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Please evaluate my gear for winter hiking / backpacking.
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Jun Bum Kim
(snvplayer) - F
Please evaluate my gear for winter hiking / backpacking. on 12/23/2012 05:49:29 MST Print View

I plan to go on backpacking 1 or 2 nights in -4 ~ 14 F in mountains where it gets pretty choppy.
I don't think I will be hiking in the snow or through water.

Could anyone tell me what I need to add or whether this works in terms of protection?
I have never hiked below 30F weather,and I am not sure about top and bottom layering.

Columbia Fleece hat.
Fleece Neck gaiter (which i can pull up to cover the lower face).

REI lightweight base layer long sleeve shirts.
Sleeveless synthetic shirt.
Northface 1/4 Microfleece
The North Face Redpoint Insulated Jacket (synthetic, not down)
The North Face: Men's Varius Guide Jacket

Underarmour compression shorts.
Northface convertible pants.
REI hardshell.
REI lightweight base layer.

Oboz Yellowstone 2

Synthetic socks. (Considering lightweight wool)

Northface Apex gloves.
Considering getting lightweight wool gloves when walking.

Sleeping bag
North Face cat's meow (25F) + Liner (+15)

3-sease tent (Double walled)

Konrad .
(Konrad1013) - MLife
winter hiking gear eval on 12/23/2012 06:03:51 MST Print View

For hiking and being on the move, I think you will be fine.

But the min you stay still and hit camp, and when it's time to sleep...I honestly think you are going to suffer if it gets to your predicted 4 degrees.

Here are the things I noted:

You don't have any leg insulation
Your bag is not warm enough, and a liner (I'm assuming you're talking about a silk liner or similar) realistically adds about 3-5 degrees, not the 15degrees advertising would have you believe.
I would chatter the teeth out of my skull if I had to stand around camp in only a red point primaloft jacket as my own form of insulation.

For comparison, I've slept in 7 degree weather wearing ALL these layers, and still woke up cold at times:

Top: Wool t-shirt, Patagonia R1 powerdry hoodie, Marmot essence rain jacket, First Ascent Peak XV (13oz of down)
Bottoms: wool leggings, unlined soft shell pants, down pants (3.5oz of down), down booties
Sleeping Bag: EN rated 15 degree Sierra design nitro 15
Tent: Single Wall Black Diamond Firstlight (single wall is warmer than double wall)

Do you have softshells? I would consider dropping your hardshells and replacing with's too cold for rain in those temps. Consider getting mittens, even simple fleece mittens will give a lot of warmth. You're probably going to want a warmer hat. Def go with the wool socks.

You can also cheat a bit, and toss some nalgene bottles filled with boiling water into the bottom of your sleeping bag at night...should be good for a 3-4 hour boost in warmth.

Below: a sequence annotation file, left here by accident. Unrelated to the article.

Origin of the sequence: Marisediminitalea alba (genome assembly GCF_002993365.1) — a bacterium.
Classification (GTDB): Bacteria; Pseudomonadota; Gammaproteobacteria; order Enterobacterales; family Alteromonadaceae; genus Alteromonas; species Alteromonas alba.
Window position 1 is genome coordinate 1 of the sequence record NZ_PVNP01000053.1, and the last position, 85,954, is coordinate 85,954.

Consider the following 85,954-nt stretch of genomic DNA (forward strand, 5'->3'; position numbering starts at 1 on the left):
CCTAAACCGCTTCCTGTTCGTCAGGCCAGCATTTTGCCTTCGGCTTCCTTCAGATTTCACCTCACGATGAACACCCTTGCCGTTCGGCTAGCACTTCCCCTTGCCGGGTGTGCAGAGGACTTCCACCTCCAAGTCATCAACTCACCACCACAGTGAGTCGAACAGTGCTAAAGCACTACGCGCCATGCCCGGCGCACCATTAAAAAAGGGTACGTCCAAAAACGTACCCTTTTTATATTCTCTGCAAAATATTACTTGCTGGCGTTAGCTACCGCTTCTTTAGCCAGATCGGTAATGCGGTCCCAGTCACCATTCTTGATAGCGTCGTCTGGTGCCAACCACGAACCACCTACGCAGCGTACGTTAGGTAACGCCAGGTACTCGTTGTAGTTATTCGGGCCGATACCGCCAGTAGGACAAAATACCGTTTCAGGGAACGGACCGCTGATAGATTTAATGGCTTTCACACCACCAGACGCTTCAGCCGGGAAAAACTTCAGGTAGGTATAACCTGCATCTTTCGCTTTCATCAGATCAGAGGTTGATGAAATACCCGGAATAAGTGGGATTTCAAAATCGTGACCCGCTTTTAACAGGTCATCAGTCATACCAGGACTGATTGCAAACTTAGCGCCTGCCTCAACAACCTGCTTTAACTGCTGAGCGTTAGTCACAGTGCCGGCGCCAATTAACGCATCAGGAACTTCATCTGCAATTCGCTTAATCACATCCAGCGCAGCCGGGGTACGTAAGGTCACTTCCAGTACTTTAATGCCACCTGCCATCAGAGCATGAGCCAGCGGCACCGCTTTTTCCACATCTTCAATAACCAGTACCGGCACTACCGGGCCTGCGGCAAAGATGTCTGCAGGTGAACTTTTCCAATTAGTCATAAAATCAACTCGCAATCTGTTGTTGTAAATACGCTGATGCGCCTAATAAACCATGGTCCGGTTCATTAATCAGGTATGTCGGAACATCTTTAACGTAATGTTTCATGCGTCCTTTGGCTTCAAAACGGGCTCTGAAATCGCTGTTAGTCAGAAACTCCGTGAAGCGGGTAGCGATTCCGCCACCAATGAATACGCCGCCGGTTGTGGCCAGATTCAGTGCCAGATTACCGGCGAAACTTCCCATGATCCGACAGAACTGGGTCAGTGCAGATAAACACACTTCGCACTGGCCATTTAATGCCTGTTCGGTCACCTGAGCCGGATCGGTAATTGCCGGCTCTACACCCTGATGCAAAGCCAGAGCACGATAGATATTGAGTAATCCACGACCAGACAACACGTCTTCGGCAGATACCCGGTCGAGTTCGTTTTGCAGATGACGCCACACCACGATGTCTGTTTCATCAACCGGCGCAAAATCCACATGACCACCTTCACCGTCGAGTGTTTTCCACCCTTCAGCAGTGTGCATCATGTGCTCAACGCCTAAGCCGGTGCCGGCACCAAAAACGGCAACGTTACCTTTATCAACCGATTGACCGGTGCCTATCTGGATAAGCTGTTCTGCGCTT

What kind of sleeping mat are your using?

Personally, I can't tell too much of a difference when the weather is between 20 and 30 degrees, but the min it gets around 15 and under, I personally find it a pretty big perceivable leap. It's pretty crazy experience when your eyelashes start to freeze shut. I don't know how people in the midwest live with all that below 0 madness.

Edited by Konrad1013 on 12/23/2012 06:28:21 MST.

Jun Bum Kim
(snvplayer) - F
Re: winter hiking gear eval on 12/23/2012 07:32:52 MST Print View

Thanks for the information. I am quite apprehensive about the trip..

I am going to use Thermolite Reactor Extreme Liner, which supposedly add about +25F

For sleeping mat, I am using the army sleeping mat, which I think is like standard foam pad.

Leg insulation is going to be a problem...Can fleece pants and/or polyester (climacool) pants work instead of down pants?
It looks like I need to bring a mid weight base layer for the bottom.

For the top, I will throw in a mid weight fleece, which I can wear on top of the micro fleece and underneath the red point and various guide jacket.

Konrad .
(Konrad1013) - MLife
Re: Re: winter hiking gear eval on 12/23/2012 08:01:57 MST Print View

Fleece pants will work well. They aren't as efficient in terms of warmth to weight, but it's better than nothing. I'm a bit worried about your mat. In winter, most people need an r-value between 4 to 6. I've used an old army surplus mat before, and although not all are made equal, I can almost guarantee that it not sufficient by itself. Consider renting a pad from REI, or going to walmart and buying a $6 blue foam pad (maybe 2) and layering everything together.

About the sleeping bag liner. I have my doubts, and others seem to say that that particular model also does not add much warmth. You may want to read this thread:

I'm sure the trip will be awesome and you don't want to miss it. But I would encourage you to rent gear that you need. REI even rents 0 degree bags.

Edited by Konrad1013 on 12/23/2012 08:03:30 MST.

John Reichle
(mammoman) - M

Locale: NE AL
Yikes on 12/23/2012 09:43:24 MST Print View

That mat/sleeping bag/liner phppttt combo is dangerous if it gets down below 5 degrees, and will be uncomfortable probably at or below 20 degrees. Get an R5 mat, a 0 -10 degree down sleeping bag and ditch the liner. Also, you need some puffy lightweight insulation for upper AND lower body. Montbell Thermawrap pants and parka as an example, possibly adding a down jacket as well. To supplement, not replace, any fleece.

Max Dilthey
(mdilthey) - M

+1 Konrad on 12/23/2012 10:51:27 MST Print View

Konrad is 100% right. I own the 25º Reactor Extreme; it's useless. Might as well read 5º, barely adds any warmth. Ignore the warmth rating.

Ideally, you would replace a lot of that gear. Since you're leaving soon, I'll assume you can't and I'll give you the cheap solutions:

As for sleeping bags, take the lowest temperature you expect and get a bag that is a few degrees lower, if you can. If you can't, two sleeping bags is almost just as good. if you supplement your 25º bag with another cheapo summer sleeping bag, you'll be much better off. Wear the higher rated one inside the lower rated one for best warmth.

For your sleeping pad, bring a $1.00 Mylar emergency blanket and put it underneath the pad, or on top of the pad and underneath your sleeping bag. The reflective surface will increase your warmth and it costs nothing to do.